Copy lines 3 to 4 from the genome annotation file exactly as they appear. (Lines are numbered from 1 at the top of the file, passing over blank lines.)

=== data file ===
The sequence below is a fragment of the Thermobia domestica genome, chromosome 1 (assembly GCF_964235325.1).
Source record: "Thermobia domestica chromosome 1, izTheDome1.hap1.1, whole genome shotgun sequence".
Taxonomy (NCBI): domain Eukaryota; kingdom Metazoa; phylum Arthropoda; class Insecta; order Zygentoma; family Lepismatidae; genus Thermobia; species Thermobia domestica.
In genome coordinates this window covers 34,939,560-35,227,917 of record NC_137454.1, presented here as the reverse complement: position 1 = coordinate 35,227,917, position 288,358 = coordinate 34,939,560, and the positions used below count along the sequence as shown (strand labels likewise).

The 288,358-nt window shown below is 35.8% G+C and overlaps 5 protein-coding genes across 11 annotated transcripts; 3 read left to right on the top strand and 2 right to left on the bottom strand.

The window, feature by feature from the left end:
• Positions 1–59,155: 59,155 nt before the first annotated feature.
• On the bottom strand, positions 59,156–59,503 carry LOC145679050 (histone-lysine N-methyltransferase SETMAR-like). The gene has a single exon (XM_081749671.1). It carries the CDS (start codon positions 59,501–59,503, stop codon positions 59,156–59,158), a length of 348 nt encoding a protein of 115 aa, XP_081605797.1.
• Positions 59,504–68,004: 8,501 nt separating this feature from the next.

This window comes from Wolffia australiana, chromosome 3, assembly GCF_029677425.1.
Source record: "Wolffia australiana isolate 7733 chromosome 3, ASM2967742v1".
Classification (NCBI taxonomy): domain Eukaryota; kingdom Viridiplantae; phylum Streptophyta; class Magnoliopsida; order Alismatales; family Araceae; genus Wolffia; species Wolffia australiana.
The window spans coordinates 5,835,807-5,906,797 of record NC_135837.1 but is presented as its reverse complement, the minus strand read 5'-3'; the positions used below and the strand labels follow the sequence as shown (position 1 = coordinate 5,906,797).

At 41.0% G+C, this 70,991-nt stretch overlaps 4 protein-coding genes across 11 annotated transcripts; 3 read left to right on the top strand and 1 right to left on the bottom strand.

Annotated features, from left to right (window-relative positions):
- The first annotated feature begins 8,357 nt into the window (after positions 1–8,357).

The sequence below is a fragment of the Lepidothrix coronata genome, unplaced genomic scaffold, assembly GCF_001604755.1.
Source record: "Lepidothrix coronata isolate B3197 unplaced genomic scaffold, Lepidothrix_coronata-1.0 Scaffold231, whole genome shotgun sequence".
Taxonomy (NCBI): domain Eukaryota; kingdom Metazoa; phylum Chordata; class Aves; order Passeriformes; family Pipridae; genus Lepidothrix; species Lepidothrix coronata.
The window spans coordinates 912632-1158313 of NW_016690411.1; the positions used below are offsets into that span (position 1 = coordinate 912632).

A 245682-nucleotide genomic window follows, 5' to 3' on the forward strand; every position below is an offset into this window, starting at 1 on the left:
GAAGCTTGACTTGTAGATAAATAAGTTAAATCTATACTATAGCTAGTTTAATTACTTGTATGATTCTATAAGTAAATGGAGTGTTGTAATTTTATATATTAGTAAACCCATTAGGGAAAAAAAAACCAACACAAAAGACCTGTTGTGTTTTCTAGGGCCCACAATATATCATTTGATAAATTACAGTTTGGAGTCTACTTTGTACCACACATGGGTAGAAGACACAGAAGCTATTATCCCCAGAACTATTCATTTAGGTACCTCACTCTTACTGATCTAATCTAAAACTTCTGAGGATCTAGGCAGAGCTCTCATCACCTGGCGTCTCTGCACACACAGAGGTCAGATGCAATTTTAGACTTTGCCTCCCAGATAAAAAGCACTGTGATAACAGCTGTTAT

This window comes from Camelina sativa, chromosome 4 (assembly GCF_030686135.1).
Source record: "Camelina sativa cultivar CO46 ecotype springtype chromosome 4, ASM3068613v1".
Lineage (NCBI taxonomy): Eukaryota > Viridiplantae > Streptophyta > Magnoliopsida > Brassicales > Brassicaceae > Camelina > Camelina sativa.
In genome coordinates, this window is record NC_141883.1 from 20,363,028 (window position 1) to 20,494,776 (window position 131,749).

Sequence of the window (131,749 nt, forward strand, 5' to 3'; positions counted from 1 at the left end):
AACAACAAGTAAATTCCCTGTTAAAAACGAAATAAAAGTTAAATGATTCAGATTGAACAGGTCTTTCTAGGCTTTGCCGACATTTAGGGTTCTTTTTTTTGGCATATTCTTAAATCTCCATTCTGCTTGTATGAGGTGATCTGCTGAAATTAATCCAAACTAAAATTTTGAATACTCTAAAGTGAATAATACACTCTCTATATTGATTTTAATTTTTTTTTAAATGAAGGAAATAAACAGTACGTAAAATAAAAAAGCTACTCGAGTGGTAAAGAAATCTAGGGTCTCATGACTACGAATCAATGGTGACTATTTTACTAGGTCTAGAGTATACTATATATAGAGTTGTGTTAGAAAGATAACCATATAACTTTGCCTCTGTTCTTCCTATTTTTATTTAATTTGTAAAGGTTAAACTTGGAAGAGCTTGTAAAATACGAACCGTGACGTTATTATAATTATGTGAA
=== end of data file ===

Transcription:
Taxonomy (NCBI): domain Eukaryota; kingdom Metazoa; phylum Arthropoda; class Insecta; order Zygentoma; family Lepismatidae; genus Thermobia; species Thermobia domestica.
In genome coordinates this window covers 34,939,560-35,227,917 of record NC_137454.1, presented here as the reverse complement: position 1 = coordinate 35,227,917, position 288,358 = coordinate 34,939,560, and the positions used below count along the sequence as shown (strand labels likewise).